Llamas have a way of winning people’s hearts. Curious, gentle creatures with big eyes and Jim Henson’s Muppet-style bodies proved irresistible to Rick and Mary Adams, who raise 42 llamas on their Greenhorn ranch.
“You get hooked. They’re magical animals, they really are,” said Mary Adams.
The Adams are the owners of Wild Oak Llamas and are among a number of llama breeders who will show their animals at the 11th Annual Llama Show held at the Nevada County Fairgrounds on Friday, May 25 through Sunday, May 27.
The show attracts up to 300 exhibitors and a couple hundred llamas, said Mary Adams.
The most distinguished animals from the Adam’s herd travel across the country at least once a month to participate in shows. Last weekend the Adams’ Heavy Wool Argentine-cross animals took home 12 ribbons at a contest in Nevada.
The Adams sold a ranch in Vacaville and moved to Western Nevada County two years ago with 14 animals for the cooler temperatures that llamas prefer. They built a llama paradise with gentle hills of rolling grass and rock outcrops for the animals to run and play on, several ponds, a barn and fenced-in areas with custom-built shelters for the “sires,” or young males. The Adams hired managers to run their swimming pool business in the Bay Area in order to devote all their energy to the llamas.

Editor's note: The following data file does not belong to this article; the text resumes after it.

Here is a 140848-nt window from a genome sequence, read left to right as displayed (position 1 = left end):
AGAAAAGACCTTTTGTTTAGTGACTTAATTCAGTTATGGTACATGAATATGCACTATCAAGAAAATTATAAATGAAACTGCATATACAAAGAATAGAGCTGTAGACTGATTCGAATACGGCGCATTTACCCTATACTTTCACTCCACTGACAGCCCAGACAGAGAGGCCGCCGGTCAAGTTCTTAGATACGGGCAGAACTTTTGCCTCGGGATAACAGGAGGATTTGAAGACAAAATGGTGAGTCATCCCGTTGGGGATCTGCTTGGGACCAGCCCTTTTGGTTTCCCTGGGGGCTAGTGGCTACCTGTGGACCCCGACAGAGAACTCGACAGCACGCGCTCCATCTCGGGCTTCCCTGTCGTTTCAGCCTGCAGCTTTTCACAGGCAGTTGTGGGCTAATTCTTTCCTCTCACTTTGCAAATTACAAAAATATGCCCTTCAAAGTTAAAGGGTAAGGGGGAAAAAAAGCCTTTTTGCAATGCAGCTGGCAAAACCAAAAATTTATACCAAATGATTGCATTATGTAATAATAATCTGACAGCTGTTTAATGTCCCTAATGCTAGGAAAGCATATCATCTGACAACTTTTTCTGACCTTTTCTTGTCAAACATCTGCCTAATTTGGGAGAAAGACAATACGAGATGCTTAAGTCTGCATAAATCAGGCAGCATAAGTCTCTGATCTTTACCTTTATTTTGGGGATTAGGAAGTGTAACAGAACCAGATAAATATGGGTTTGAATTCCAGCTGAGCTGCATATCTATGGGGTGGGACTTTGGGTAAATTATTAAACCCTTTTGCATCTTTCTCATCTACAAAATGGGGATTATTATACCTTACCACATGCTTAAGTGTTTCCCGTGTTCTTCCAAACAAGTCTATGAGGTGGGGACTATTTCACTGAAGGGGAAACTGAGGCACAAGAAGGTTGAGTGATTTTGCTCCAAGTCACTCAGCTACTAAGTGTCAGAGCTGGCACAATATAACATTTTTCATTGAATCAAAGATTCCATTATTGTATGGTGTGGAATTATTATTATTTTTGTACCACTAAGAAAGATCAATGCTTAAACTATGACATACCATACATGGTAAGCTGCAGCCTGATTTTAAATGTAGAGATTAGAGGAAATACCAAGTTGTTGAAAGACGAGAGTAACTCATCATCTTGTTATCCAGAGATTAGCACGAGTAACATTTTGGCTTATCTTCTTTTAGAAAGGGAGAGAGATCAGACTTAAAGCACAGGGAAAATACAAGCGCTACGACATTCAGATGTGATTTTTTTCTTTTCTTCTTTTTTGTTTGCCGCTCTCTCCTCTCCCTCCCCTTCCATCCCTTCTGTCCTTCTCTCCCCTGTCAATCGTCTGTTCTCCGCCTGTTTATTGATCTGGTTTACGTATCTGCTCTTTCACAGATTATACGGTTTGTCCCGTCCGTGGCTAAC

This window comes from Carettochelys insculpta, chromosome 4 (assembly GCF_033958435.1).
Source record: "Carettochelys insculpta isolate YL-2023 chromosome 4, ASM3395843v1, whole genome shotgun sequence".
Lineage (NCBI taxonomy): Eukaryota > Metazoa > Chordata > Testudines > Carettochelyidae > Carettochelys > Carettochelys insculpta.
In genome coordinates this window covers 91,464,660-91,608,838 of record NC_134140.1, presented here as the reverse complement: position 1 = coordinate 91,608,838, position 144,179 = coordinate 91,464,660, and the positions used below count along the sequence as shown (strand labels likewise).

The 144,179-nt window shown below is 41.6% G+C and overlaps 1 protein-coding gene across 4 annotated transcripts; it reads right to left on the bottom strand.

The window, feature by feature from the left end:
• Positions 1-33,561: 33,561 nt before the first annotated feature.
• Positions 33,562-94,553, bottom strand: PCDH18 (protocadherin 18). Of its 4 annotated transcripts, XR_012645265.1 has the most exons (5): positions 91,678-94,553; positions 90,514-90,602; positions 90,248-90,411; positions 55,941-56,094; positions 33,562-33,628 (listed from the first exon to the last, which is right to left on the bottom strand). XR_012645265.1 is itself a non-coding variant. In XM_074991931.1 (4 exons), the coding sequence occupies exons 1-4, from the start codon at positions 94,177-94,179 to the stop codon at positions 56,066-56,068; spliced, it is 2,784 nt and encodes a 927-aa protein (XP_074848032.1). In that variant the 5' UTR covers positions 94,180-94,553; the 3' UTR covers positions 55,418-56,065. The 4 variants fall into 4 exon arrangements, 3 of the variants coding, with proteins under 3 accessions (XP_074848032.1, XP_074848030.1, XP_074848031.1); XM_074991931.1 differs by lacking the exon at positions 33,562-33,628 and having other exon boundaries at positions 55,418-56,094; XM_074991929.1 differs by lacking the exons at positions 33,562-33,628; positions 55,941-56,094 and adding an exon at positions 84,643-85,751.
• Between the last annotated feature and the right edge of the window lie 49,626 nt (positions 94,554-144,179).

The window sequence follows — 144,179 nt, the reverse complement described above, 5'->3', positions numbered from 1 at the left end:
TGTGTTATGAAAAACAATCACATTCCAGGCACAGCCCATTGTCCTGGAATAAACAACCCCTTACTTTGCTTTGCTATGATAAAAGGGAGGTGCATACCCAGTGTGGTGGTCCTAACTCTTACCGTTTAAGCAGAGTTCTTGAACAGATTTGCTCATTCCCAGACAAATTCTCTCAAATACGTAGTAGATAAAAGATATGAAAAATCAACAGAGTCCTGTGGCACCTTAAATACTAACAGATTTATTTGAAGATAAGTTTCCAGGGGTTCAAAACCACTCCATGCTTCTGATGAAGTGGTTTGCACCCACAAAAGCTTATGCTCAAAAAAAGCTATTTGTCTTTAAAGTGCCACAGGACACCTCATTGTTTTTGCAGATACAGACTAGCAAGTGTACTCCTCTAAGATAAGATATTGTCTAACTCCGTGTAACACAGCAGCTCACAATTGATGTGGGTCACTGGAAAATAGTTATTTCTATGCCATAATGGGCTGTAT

It’s been a learning experience for Mary, a city girl who worked for the phone company for 30 years. Before llamas, the only animals the Adams had cared for were dogs.
Now she gives the llamas their vaccinations, brushes them and trims their nails and assisted in the birth of one newborn.
The couple says caring for the llamas is the hardest work they’ve ever done but wouldn’t dare take a vacation without the animals.
“You meet the best people through llamas,” Mary Adams said.
On a recent sunny day, Mary Adams steered a golf cart around the oak studded property like a seasoned ranch hand while Rick Adams buzzed around on a John Deere “Gator.”
Mary stopped at the barn to check on the females or “dams” and “crias” or baby llamas with chocolate, cinnamon, black, cream and spotted hues.
“You have no idea what’s going to come out of that oven,” Mary Adams said while stroking the long wooly neck of a 6-month old nearly as tall as she.
The animals have many uses beyond their good looks. The soft wool is shorn and sold to weavers and the animals can be loaded with packs for traveling in the backcountry. Their soft padded feet leave little mark on the environment, unlike a hoofed animal, Mary Adams said.
The animals’ bean-like droppings can be composted into a rich fertilizer for the garden and gardeners from as far away as Monterey Bay have traveled to the Adams ranch to pick up a load of composted llama manure. The animals can also be sold and quality sires can sell for $1,500 to $5,000 but it’s tough to part with the animals.
“They’re your babies. It’s hard to let them go,” Mary Adams said.
Mary and Rick Adams see many years ahead with the llamas and want to share the animals with school children or sick and elderly patients in the future.
“We’ve been very blessed. You don’t count your blessings, you share them.”
To contact Staff Writer Laura Brown, e-mail email@example.com or call 477-4231.
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